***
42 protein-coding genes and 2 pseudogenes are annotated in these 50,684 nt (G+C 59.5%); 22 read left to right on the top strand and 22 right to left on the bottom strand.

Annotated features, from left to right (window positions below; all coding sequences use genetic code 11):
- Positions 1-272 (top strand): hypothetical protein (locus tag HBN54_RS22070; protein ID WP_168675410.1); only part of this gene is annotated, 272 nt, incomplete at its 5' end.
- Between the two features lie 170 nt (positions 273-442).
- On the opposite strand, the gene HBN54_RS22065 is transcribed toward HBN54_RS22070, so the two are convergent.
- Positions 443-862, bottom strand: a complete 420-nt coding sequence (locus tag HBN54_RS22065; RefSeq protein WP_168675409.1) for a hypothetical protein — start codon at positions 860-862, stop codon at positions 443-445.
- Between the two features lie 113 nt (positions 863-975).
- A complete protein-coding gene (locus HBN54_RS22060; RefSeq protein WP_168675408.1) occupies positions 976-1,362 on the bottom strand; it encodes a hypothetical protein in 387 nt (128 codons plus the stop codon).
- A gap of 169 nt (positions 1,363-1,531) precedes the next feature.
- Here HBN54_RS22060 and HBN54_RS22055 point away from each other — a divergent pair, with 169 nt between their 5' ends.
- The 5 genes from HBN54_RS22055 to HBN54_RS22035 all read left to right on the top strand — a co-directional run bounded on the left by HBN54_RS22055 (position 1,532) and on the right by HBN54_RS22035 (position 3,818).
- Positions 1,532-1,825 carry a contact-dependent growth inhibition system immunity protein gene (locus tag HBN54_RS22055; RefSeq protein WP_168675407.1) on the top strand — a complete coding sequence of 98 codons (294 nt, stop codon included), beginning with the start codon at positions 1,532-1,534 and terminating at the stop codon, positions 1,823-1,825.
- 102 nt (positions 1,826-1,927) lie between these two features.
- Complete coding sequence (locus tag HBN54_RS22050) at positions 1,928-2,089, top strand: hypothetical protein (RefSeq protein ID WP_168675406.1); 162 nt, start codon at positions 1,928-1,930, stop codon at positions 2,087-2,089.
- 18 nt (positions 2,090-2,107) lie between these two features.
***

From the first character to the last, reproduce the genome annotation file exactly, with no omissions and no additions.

42 protein-coding genes and 2 pseudogenes are annotated in these 50,684 nt (G+C 59.5%); 22 read left to right on the top strand and 22 right to left on the bottom strand.

Annotated features, from left to right (window positions below; all coding sequences use genetic code 11):
- Positions 1-272 (top strand): hypothetical protein (locus tag HBN54_RS22070; protein ID WP_168675410.1); only part of this gene is annotated, 272 nt, incomplete at its 5' end.
- Between the two features lie 170 nt (positions 273-442).
- On the opposite strand, the gene HBN54_RS22065 is transcribed toward HBN54_RS22070, so the two are convergent.
- Positions 443-862, bottom strand: a complete 420-nt coding sequence (locus tag HBN54_RS22065; RefSeq protein WP_168675409.1) for a hypothetical protein — start codon at positions 860-862, stop codon at positions 443-445.
- Between the two features lie 113 nt (positions 863-975).
- A complete protein-coding gene (locus HBN54_RS22060; RefSeq protein WP_168675408.1) occupies positions 976-1,362 on the bottom strand; it encodes a hypothetical protein in 387 nt (128 codons plus the stop codon).
- A gap of 169 nt (positions 1,363-1,531) precedes the next feature.
- Here HBN54_RS22060 and HBN54_RS22055 point away from each other — a divergent pair, with 169 nt between their 5' ends.
- The 5 genes from HBN54_RS22055 to HBN54_RS22035 all read left to right on the top strand — a co-directional run bounded on the left by HBN54_RS22055 (position 1,532) and on the right by HBN54_RS22035 (position 3,818).
- Positions 1,532-1,825 carry a contact-dependent growth inhibition system immunity protein gene (locus tag HBN54_RS22055; RefSeq protein WP_168675407.1) on the top strand — a complete coding sequence of 98 codons (294 nt, stop codon included), beginning with the start codon at positions 1,532-1,534 and terminating at the stop codon, positions 1,823-1,825.
- 102 nt (positions 1,826-1,927) lie between these two features.
- Complete coding sequence (locus tag HBN54_RS22050) at positions 1,928-2,089, top strand: hypothetical protein (RefSeq protein ID WP_168675406.1); 162 nt, start codon at positions 1,928-1,930, stop codon at positions 2,087-2,089.
- 18 nt (positions 2,090-2,107) lie between these two features.